mind at workOne could start by asking what it is that you might be stressing about. For most that might be something left undone at work or at home, some possession that you don’t have or can’t afford, some bills that you don’t know how you are going to pay, some person that you haven’t met yet, something new that you’ve never tried before, or maybe a decision that you have to make that you just aren’t sure about. All of those things have something in common – they are about the unknown (one might say for many about the unknowable). We all tend to stress when we get outside of our comfort zone and face the unknown.

Today’s inspirational little saying is trying to get us to stop worrying (stressing) about the unknown (and unknowable) ad focus instead focus upon on being happy with what we have, what we know. There is another little popular saying, “it is what it is”; which I’ve opined about here as being to passive for my tastes. I’ve suggested the alternative view of “it is what we make of it”. Taking that approach doesn’t mean that we spend time stressing about it; but, rather, that we proactively pursue whatever resolution is required sluggoto make it what we want it to be. The foundation of that approach to life it to first be happy with what you have, with where you are and with who you are – to remember and be thankful how blessed you already are.

Building upon that base you can then ask God for help with the things that you would still like to do or to provide for yourself or your family. There’s nothing wrong with having those kinds of goals in life and pursuing them, but they are not worth become points of stress in your life. If you start your daily prayers by giving thanks for the blessings that you already have and perhaps that will help put the things that you don’t have, but want, in better perspective and take some of the stress out of your pursuit of them.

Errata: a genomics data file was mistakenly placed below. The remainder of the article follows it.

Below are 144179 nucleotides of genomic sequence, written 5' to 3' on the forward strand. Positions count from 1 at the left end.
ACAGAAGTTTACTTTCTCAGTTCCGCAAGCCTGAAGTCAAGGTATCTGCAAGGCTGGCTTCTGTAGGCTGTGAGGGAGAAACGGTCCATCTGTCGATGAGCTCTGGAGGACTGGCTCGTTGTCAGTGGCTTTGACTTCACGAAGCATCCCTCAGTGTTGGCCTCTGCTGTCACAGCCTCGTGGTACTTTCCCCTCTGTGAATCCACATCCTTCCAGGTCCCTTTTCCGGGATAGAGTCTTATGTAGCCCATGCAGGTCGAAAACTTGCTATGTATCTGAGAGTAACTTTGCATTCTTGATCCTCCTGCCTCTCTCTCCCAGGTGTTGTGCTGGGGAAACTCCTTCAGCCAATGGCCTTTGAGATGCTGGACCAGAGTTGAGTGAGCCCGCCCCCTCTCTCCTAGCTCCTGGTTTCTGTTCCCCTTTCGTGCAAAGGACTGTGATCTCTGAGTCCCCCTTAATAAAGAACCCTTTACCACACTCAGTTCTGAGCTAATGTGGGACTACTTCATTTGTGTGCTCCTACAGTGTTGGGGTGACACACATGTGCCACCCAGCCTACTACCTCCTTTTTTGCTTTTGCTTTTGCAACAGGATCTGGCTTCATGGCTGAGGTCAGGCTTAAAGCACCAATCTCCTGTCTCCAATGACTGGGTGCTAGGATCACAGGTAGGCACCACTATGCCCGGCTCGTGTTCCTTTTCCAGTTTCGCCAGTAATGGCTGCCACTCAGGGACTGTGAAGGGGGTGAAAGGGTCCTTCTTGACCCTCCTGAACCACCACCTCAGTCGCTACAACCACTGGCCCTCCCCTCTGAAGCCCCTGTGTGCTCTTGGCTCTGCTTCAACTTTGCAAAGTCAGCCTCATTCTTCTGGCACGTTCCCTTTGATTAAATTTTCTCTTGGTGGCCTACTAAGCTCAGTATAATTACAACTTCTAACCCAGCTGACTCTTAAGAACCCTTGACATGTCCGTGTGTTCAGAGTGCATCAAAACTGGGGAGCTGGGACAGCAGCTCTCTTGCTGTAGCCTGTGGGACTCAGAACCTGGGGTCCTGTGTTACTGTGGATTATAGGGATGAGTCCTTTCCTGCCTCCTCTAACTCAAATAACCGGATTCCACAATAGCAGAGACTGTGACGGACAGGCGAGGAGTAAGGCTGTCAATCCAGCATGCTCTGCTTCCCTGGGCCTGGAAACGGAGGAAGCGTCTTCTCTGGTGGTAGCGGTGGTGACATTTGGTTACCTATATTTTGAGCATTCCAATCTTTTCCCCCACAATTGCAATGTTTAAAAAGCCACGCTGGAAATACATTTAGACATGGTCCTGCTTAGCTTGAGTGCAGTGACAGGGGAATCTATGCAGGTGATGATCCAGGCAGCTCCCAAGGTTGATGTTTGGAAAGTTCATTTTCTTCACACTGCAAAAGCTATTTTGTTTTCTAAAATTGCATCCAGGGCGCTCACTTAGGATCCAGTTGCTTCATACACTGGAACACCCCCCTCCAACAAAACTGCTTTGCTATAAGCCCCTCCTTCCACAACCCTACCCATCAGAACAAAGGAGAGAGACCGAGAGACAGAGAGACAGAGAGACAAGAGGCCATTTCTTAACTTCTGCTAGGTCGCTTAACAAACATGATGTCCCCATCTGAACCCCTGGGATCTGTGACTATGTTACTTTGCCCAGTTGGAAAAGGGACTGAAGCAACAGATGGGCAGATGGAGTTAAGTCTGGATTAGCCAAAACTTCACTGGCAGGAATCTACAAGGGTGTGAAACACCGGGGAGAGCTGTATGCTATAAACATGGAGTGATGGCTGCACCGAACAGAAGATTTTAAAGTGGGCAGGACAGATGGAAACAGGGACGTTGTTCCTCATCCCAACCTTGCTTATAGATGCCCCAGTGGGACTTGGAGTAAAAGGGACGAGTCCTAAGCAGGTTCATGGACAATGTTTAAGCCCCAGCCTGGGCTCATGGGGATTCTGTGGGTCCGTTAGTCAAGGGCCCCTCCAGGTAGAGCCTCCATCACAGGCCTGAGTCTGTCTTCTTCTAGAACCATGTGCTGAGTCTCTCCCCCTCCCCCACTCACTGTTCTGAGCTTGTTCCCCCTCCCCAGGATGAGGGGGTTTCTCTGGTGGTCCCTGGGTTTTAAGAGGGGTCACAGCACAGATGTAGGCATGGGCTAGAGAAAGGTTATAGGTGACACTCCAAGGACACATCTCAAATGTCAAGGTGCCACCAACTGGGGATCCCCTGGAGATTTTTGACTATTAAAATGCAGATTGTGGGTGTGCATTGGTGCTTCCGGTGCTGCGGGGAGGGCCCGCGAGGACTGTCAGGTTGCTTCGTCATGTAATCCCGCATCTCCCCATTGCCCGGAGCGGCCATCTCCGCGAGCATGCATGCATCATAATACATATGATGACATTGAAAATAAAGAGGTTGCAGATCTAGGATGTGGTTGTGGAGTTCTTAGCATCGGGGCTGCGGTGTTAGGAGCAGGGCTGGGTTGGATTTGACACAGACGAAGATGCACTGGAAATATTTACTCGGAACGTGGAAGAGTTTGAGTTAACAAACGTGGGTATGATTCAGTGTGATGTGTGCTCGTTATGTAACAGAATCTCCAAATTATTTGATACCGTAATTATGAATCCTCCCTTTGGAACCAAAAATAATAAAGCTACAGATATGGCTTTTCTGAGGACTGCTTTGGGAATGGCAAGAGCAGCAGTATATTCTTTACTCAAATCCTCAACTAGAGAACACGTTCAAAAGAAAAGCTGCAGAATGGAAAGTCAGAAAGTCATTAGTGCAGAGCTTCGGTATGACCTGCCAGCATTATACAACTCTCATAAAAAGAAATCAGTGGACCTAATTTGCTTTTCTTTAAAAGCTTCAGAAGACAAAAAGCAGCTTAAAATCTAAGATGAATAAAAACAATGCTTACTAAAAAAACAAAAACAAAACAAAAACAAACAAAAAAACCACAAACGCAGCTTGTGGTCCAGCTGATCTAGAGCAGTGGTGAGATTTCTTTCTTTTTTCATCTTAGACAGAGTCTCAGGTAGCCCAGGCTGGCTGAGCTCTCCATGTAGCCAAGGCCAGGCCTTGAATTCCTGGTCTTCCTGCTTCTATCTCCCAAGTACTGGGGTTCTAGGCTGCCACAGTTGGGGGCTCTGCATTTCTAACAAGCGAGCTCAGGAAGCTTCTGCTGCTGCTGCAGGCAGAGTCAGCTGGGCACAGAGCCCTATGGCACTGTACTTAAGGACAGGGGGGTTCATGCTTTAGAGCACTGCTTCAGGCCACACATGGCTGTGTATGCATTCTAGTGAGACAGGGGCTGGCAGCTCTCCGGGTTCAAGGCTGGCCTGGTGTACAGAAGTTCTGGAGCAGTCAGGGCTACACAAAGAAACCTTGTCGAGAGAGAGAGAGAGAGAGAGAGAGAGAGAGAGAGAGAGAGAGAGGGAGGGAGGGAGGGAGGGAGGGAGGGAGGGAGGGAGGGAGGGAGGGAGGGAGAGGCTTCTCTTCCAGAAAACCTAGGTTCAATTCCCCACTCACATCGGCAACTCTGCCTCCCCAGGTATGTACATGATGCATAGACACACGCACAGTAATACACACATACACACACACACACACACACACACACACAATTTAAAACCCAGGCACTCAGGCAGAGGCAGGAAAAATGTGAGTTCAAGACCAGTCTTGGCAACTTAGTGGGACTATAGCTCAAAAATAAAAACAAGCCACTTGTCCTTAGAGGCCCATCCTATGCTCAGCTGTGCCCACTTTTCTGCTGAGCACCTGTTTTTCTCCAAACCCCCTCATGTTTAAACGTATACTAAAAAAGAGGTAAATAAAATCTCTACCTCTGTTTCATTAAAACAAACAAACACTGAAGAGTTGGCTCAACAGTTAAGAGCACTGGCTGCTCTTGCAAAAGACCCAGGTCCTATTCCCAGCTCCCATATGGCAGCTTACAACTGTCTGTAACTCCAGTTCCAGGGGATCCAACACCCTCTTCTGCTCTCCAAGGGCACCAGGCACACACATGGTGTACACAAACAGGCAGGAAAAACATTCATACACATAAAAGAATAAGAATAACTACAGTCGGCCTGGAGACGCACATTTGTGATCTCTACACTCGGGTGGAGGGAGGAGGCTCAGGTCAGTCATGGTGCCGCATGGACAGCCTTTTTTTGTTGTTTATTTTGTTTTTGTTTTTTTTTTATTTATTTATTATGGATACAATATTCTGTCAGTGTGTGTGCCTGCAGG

So, spend some time counting your blessings each day, before you get to the tasks needed to achieve or get the things that you don’t have.

Don’t get on your own nerves…

April 30, 2015

“You know you’re really stressed when you start getting on your own nerves.”  From a recent post to the Jack’s Winning Words blog.

Sometimes I’ll do something stupid (more times than I care to admit) and then beat myself up about it. I suspect that we all do that from time to time; however, that’s really not a case of getting on my own nerves. I’m not sure that I’ve been stressed enough on get on my own mad at himself

I think today’s little saying has to do with people who talk to themselves a lot, but may not enjoy the conversations. Maybe it involves long conversations about self-doubt or perhaps just fears. Maybe the dialogues involve trying to talk yourself into or out of something that you are considering doing. I can see how that can become annoying after a while; especially of you let it go into the mode of beating yourself up about it.

It seems to me that stress builds or a situation becomes stressful, when you have no idea what to do about the situation or what to do next. Not knowing what will come next or what to do next fill you with anxiety, which can easily morph into stress. Then you may make the situation worse by getting down on yourself for not knowing what to do – not having a plan. Some situations do not lend themselves to easy or straightforward solutions. Some things are not easy to map out, understand and see a way towards a solution; however, shifting gears into solution finding mode is one of the best ways out of that stress and helps keep you from getting on your own nerves.

So, my advice is to shift into problem-solving mode. I’ve written here about that before – see

By switching gears from reaction mode into the action mode of problem solving you immediately regain a sense of control, if not control over the situation, at lease control over yourself and your reaction to the situation. You can then focus upon going through all of the steps to finding a solution.